Monday, June 6, 2011

Diet Drama on the Bookshelf

Unless you've been living under a rock like the dudes in the Geico commercial, you've got to be aware of the expanding waistlines of the majority of the US population.  Every health expert and nutritionist has his or her own explanation of the root cause of the additional pounds we are packing on.  While all the angles have a certain amount of merit, I throw my lot in with the crowd that feels that our food choices play the biggest role in determining our body weight.

Apparently, I'm not the only one who feels that the saying 'you are what you eat' has a good bit of credibility.  This was the scene at the local bookstore my wife and I visited the other day:

In case I need to make things a little clearer, there were 19.5 shelves that contained books telling you what you should eat to get healthy/lose weight.  I counted the books on 3 of the shelves and there was an average of 42 books in that sample size.  For arguments sake, let's say there were only 40 books per shelf, that would give you 780 books trying to sell you a way of eating that will make you healthier.  The problem with all of these books is that there are so many conflicting titles.  There are the no carb books.  There are the no fat books.  There are the no taste books.  Well, maybe not no taste books, but after browsing a couple of them I think that no taste might be an accurate assessment.  There is the cave-man diet book.  The abs diet book.  The skinny bitch diet book.  (Ladies, for what it's worth I'd rather you be cool and a few pounds overweight than be a bitch and be skinny.  Just sayin'.)

There are literally 100's of different titles in the diet and nutrition section trying to tell you what you should eat.  If you ask me, they all miss the point.  Well, all but one.  Nina Planck wrote a book called Real Food; it completely changed the way that I think about food and it makes absolutely perfect sense.  Our bodies need real food to function properly, and real food comes from the ground and from nature.  Now, you can argue that organic is better than non-organic (and I wouldn't disagree with that point), but we as a country and we as a world need to realize that real food is better than processed food for our bodies.  Our bodies don't know how to digest the processed food that we eat.  I believe the reason for this is so logical that it is easy to miss, a kind of 'can't see the forest for the trees' scenario.  Depending on your belief structure, (and I promise to not get into a creation vs evolution debate, at least not now) our bodies have been eating relatively the same types of food for the first 7,000-100,000 years that homo sapiens have been on the planet.  It's only been in the last 60 or so years that we've screwed everything up.  Whether it is trans-fats, partially hydrogenated oils, or genetically modified crops, our bodies can't process them.  When we eat these foods too often, our bodies don't get the nutrients they need, and it sends a signal to the brain to eat more in an attempt at getting the nutrients required.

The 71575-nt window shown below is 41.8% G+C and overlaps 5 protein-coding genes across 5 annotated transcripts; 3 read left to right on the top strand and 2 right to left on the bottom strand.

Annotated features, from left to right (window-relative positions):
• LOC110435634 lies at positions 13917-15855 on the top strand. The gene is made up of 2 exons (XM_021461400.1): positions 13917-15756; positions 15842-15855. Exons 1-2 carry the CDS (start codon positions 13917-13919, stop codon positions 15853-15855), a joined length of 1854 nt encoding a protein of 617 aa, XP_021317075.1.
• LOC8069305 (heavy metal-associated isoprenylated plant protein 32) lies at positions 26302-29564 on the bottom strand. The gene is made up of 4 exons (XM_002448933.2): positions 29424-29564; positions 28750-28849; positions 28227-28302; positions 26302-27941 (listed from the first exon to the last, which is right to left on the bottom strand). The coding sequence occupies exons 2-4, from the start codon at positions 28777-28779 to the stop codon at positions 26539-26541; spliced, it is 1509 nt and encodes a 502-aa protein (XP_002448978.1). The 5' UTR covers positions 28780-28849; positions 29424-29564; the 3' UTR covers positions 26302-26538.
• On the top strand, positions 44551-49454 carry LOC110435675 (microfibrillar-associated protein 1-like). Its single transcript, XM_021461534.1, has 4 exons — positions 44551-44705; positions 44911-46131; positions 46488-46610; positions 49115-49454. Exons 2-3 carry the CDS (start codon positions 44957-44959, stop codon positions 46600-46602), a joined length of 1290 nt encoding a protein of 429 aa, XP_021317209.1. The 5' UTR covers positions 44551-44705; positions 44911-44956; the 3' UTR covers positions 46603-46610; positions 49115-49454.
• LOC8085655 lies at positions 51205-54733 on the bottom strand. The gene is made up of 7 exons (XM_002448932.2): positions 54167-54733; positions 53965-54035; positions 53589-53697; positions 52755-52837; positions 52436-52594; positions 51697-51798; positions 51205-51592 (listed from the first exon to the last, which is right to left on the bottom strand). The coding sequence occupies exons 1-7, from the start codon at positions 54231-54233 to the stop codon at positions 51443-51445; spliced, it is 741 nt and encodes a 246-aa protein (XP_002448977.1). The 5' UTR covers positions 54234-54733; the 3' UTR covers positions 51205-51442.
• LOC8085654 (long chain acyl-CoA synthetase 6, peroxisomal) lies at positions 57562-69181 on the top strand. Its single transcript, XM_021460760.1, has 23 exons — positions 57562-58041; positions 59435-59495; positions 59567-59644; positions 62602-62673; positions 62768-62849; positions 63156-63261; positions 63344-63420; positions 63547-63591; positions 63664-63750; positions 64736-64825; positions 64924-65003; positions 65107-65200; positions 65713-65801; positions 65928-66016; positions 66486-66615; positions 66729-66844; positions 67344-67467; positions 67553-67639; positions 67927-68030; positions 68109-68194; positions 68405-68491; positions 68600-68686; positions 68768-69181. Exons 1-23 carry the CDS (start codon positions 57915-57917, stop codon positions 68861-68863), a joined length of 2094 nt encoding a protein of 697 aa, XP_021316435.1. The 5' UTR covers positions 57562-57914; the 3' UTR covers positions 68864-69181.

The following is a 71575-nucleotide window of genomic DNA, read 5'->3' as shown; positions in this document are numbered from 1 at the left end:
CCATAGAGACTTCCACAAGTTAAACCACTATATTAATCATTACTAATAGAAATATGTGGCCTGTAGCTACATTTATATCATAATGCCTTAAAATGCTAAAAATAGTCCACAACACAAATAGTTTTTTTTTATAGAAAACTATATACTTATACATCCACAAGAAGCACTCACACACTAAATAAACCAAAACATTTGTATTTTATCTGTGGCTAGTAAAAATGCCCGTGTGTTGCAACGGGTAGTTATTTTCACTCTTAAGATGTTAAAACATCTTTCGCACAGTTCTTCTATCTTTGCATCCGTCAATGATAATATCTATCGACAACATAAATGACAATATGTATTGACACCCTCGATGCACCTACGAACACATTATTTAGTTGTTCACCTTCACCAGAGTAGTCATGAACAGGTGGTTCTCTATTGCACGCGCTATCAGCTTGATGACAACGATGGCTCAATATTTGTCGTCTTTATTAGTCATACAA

So, what I tell my clients (pay attention here) is that you need to do the best you can to eat real food.  Real food is the kind of thing you have to cook.  You have to take the time to peel and/or wash it.  Eating real food is the only way to live a healthy and long life.  The shit that we eat from fast food restaurants (excuse my language but I believe that you should call a Big Mac what it is, and it surely isn't food) is killing us.  And by looking at the dramatic rise in obesity rates and chronic diseases in the last 60 years, you can't even say that processed foods are killing us slowly.  Cause they're not.

The question isn't whether you can afford to buy real food; the real question is whether you can afford not to.

Remember, you really are what you eat.

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